Home-based work (subcontracted work to be done at home) is widespread in all regions of Thailand. Most homeworkers use their houses as the workplace for producing textiles and garments, wood products, basketry, artificial flower making, food processing, leather goods and plastics, metal products and jewellery, and then deliver them to the employers or business mediators. This is not the same as production for direct sale. In 2007, the National Statistical Office (NSO) reported that out of the 249,290 households, there were 440,251 people earning their livelihoods through homeworking. Of this number, 337,526 or slightly more than three quarters of them were women and 102,725 were men. This study builds on previous research conducted in 2006 on the status of women homeworkers in Thailand and their use of Information and Communications Technology (ICT) to promote economic empowerment and generate new income opportunities. Since 2006, Thailand has undergone numerous social, economic, and political changes. Acknowledging the problems homeworkers face, in 2010, the Thai Parliament passed the Homeworkers Protection Act B.E. 2553 and a social protection policy came into force in May 2011. The law mandates fair wages, including equal pay for men and women doing the same job. Even though this Act is in effect, most homeworkers are still not aware of their legal rights and keep working under unfair conditions. This research study will present the enabling and disabling environments, for the material well-being of women homeworkers, their level of awareness and ability to improve their situation, and their access to and control of resources to use ICT to develop their businesses in Thailand’s fast growing digital economy. It will also examine the activities related to gender equality issues in women’s use of ICT and the effects of these efforts for gender governance and women’s economic empowerment.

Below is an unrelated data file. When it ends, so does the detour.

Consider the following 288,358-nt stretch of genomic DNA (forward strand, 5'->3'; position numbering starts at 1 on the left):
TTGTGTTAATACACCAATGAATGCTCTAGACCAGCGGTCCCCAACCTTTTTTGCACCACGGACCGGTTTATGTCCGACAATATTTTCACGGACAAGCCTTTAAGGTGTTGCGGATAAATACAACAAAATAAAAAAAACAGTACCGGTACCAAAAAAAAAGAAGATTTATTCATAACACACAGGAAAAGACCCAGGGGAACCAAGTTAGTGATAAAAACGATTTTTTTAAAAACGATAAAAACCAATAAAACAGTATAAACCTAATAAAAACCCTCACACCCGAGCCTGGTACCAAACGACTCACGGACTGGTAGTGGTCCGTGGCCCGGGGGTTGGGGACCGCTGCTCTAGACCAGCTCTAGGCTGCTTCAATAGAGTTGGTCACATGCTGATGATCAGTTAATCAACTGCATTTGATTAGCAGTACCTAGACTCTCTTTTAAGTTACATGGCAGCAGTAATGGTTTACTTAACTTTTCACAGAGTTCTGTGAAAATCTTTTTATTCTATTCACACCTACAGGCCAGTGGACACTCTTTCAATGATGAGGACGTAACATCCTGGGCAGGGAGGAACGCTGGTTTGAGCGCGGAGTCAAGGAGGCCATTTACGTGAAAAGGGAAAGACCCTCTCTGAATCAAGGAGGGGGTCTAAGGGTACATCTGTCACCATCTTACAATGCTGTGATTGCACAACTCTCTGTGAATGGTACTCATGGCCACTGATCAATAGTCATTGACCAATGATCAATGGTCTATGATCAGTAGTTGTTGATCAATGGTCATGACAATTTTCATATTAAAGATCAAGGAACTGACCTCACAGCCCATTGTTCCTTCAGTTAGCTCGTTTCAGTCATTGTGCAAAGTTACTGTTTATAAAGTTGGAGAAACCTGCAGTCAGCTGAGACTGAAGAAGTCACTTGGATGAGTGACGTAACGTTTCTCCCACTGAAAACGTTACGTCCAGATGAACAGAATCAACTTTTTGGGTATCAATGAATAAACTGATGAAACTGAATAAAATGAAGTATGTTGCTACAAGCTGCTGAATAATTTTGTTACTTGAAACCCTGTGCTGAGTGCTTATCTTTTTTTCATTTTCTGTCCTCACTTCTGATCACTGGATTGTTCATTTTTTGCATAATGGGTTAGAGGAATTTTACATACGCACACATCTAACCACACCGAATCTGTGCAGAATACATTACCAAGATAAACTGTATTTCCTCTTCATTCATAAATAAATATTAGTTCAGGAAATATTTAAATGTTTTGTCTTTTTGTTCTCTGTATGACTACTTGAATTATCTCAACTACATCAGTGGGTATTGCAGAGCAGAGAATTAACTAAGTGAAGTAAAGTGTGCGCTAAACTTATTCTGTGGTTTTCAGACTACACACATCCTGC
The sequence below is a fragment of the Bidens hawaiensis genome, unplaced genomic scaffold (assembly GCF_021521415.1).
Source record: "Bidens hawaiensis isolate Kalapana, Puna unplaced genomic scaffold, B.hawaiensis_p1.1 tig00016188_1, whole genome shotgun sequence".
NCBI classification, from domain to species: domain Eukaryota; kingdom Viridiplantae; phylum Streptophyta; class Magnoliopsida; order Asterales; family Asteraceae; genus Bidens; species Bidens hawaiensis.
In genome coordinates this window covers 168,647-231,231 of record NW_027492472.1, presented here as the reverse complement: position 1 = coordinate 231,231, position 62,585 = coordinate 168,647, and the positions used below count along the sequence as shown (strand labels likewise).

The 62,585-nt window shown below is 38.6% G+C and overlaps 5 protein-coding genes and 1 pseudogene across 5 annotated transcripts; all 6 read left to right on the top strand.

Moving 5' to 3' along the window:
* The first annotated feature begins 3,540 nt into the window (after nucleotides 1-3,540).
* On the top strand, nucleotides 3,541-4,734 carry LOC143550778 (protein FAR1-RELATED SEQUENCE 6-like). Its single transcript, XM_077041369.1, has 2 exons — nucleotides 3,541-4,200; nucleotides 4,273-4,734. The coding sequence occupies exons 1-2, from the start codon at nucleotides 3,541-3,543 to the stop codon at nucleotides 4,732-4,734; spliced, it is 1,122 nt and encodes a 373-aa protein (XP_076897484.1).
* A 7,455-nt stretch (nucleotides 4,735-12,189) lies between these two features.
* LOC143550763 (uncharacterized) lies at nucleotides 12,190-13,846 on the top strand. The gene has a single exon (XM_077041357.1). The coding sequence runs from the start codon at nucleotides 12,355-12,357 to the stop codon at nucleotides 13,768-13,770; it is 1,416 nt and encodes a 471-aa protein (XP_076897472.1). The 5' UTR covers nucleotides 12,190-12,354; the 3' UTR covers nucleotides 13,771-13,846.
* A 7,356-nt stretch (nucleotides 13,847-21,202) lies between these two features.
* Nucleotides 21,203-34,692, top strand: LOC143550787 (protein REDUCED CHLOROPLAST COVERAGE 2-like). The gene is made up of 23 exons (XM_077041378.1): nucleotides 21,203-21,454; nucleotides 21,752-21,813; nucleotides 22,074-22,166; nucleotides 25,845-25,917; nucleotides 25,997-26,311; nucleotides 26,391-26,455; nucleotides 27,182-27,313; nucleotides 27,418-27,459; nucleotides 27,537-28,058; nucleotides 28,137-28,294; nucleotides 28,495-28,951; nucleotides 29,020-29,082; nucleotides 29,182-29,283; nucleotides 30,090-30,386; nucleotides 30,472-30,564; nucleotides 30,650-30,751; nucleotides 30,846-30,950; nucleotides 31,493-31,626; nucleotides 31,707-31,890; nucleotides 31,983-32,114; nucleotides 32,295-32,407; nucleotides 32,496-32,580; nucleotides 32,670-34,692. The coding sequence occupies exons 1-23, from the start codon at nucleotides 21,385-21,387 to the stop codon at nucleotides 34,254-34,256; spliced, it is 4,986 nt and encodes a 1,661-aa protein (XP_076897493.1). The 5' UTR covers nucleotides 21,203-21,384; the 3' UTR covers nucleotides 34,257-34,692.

Women Homeworkers in Thailand’s Digital Economy.
Journal of International Women's Studies, 18(1), 87-103.
Available at: http://vc.bridgew.edu/jiws/vol18/iss1/7